First the family has to guess why Paul still has a golf ball in his pocket, even though he has already used the club (to kill the dog). Afterwards, Anna must search for Rolfi’s corpse with Paul—who leads her around by saying “hot” or “cold”—acting as her guide. Later she has to take off her clothes in order to stop the torturing of her son. Her husband too must participate in this “game”: “Take off your clothes, my sweetheart”, he is forced to say. Up to and including the final “Good Wife” game, in which Anna is presented with two options—one, she must choose whether her husband dies by knife or by gunshot; or two, she can take his place and die first—all of the “games” are based upon physical torture and psychological humiliation, beginning with Paul’s killing of the family dog with a golf club (off-screen), and reaching a dramatic climax in Peter’s murder of Schorschi with a hunting rifle. We do not see the shooting of the little boy, because the camera stays with Paul calmly making some sandwiches in the kitchen. But we can hear the shot, despite the fact that the television set is roaring the whole time. And we can hardly ignore the screams of Georg and Anna, filled as they are with grief and despair.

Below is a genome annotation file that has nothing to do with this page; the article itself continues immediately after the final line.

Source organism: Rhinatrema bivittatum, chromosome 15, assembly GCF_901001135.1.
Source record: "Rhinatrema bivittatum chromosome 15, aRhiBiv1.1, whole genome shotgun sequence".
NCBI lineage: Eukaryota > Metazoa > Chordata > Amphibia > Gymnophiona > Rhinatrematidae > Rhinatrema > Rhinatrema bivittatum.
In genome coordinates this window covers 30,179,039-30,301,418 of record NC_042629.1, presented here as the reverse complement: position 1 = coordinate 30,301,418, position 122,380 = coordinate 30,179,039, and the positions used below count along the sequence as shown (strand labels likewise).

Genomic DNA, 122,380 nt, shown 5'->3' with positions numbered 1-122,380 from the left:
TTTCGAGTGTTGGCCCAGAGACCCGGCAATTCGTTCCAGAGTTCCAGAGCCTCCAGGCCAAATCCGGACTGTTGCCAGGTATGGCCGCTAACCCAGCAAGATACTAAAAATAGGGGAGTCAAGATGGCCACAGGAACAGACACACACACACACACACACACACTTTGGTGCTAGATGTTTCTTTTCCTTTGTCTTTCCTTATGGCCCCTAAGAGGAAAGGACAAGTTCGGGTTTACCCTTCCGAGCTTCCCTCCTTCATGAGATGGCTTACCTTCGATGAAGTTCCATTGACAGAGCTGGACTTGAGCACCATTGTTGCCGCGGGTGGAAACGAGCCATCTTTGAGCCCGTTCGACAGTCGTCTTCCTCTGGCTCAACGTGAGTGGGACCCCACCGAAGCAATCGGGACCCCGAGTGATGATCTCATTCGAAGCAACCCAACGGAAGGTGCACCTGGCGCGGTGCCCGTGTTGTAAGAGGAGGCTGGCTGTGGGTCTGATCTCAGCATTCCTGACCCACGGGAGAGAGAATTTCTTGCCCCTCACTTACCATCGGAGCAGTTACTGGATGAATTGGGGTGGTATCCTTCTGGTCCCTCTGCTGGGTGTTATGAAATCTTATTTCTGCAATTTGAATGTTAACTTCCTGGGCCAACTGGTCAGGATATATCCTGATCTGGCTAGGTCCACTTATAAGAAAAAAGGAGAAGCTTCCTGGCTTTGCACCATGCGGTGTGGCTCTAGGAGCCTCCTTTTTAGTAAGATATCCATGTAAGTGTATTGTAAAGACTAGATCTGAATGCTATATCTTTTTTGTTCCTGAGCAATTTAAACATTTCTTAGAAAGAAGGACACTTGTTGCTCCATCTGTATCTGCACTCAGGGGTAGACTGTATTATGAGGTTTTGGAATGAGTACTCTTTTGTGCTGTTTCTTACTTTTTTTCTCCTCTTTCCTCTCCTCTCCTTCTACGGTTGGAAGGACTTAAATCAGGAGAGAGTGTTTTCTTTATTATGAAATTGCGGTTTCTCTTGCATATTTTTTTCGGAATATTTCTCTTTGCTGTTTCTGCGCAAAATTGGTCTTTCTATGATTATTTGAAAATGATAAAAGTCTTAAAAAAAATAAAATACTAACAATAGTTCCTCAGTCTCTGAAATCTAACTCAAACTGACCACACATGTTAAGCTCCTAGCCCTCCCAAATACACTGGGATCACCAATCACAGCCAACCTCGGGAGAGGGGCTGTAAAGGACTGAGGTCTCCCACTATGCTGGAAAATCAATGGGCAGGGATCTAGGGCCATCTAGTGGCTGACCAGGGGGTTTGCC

Haneke and his cinematographer Jürgen Jürges—who worked with Rainer Werner Fassbinder several times in the 1970s, and with Helma Sanders-Brahms on Deutschland Bleiche Mutter (Germany Pale Mother, 1980)—withholds from the viewer all the familiar images of blood and gore. As opposed to Kargl or (to mention just one example of a prominent and ambitious Hollywood auteur) Oliver Stone, Haneke seems to have no confidence in the cathartic effect of violent images. Haneke’s films instead force the viewer to listen to, and imagine, violent action, it’s effects discovered afterwards, reflected on the victims’ faces. In Funny Games, it is Anna’s ravaged face especially that we must stare at again and again: a face that gradually loses—torture by torture—all traces of human dignity, destroyed by escalating acts of humiliation forced upon her by her tormentors.